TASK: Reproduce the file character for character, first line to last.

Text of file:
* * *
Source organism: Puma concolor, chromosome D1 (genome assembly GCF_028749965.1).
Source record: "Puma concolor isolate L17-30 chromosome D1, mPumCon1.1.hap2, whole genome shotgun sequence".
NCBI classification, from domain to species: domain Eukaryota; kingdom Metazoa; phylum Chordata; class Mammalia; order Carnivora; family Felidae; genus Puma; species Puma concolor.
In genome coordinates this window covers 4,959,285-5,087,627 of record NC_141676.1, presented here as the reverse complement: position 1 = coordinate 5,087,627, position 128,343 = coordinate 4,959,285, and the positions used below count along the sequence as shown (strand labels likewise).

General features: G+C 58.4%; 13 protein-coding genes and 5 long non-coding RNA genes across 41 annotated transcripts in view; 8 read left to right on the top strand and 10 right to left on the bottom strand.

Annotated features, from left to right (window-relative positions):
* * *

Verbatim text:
Source organism: Puma concolor, chromosome D1 (genome assembly GCF_028749965.1).
Source record: "Puma concolor isolate L17-30 chromosome D1, mPumCon1.1.hap2, whole genome shotgun sequence".
NCBI classification, from domain to species: domain Eukaryota; kingdom Metazoa; phylum Chordata; class Mammalia; order Carnivora; family Felidae; genus Puma; species Puma concolor.
In genome coordinates this window covers 4,959,285-5,087,627 of record NC_141676.1, presented here as the reverse complement: position 1 = coordinate 5,087,627, position 128,343 = coordinate 4,959,285, and the positions used below count along the sequence as shown (strand labels likewise).

General features: G+C 58.4%; 13 protein-coding genes and 5 long non-coding RNA genes across 41 annotated transcripts in view; 8 read left to right on the top strand and 10 right to left on the bottom strand.

Annotated features, from left to right (window-relative positions):